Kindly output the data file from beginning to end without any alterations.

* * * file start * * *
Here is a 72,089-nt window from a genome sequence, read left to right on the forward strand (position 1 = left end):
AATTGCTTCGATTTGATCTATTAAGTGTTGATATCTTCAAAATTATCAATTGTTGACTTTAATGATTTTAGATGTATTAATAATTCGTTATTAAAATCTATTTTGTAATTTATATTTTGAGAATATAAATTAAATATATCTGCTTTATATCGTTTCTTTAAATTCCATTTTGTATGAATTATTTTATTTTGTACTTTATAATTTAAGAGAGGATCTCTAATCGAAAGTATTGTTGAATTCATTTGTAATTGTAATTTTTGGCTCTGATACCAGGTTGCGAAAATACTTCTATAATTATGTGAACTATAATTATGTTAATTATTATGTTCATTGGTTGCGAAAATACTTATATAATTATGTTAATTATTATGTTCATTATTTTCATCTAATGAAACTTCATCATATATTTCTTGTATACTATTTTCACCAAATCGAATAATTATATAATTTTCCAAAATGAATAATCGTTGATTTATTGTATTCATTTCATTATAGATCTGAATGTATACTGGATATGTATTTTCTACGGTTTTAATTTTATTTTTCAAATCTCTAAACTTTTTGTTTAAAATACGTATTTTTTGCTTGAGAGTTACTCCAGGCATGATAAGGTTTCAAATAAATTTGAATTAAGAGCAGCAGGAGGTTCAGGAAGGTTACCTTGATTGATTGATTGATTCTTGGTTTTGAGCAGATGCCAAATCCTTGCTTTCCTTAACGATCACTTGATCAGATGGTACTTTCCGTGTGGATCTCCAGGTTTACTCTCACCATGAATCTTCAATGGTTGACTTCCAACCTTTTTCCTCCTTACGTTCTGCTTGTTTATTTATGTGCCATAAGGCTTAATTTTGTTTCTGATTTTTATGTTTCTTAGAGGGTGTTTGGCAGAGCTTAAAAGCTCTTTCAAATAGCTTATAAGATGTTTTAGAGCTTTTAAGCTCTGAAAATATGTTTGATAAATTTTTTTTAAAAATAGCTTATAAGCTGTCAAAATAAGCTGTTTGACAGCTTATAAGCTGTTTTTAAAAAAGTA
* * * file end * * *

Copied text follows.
Here is a 72,089-nt window from a genome sequence, read left to right on the forward strand (position 1 = left end):
AATTGCTTCGATTTGATCTATTAAGTGTTGATATCTTCAAAATTATCAATTGTTGACTTTAATGATTTTAGATGTATTAATAATTCGTTATTAAAATCTATTTTGTAATTTATATTTTGAGAATATAAATTAAATATATCTGCTTTATATCGTTTCTTTAAATTCCATTTTGTATGAATTATTTTATTTTGTACTTTATAATTTAAGAGAGGATCTCTAATCGAAAGTATTGTTGAATTCATTTGTAATTGTAATTTTTGGCTCTGATACCAGGTTGCGAAAATACTTCTATAATTATGTGAACTATAATTATGTTAATTATTATGTTCATTGGTTGCGAAAATACTTATATAATTATGTTAATTATTATGTTCATTATTTTCATCTAATGAAACTTCATCATATATTTCTTGTATACTATTTTCACCAAATCGAATAATTATATAATTTTCCAAAATGAATAATCGTTGATTTATTGTATTCATTTCATTATAGATCTGAATGTATACTGGATATGTATTTTCTACGGTTTTAATTTTATTTTTCAAATCTCTAAACTTTTTGTTTAAAATACGTATTTTTTGCTTGAGAGTTACTCCAGGCATGATAAGGTTTCAAATAAATTTGAATTAAGAGCAGCAGGAGGTTCAGGAAGGTTACCTTGATTGATTGATTGATTCTTGGTTTTGAGCAGATGCCAAATCCTTGCTTTCCTTAACGATCACTTGATCAGATGGTACTTTCCGTGTGGATCTCCAGGTTTACTCTCACCATGAATCTTCAATGGTTGACTTCCAACCTTTTTCCTCCTTACGTTCTGCTTGTTTATTTATGTGCCATAAGGCTTAATTTTGTTTCTGATTTTTATGTTTCTTAGAGGGTGTTTGGCAGAGCTTAAAAGCTCTTTCAAATAGCTTATAAGATGTTTTAGAGCTTTTAAGCTCTGAAAATATGTTTGATAAATTTTTTTTAAAAATAGCTTATAAGCTGTCAAAATAAGCTGTTTGACAGCTTATAAGCTGTTTTTAAAAAAGTA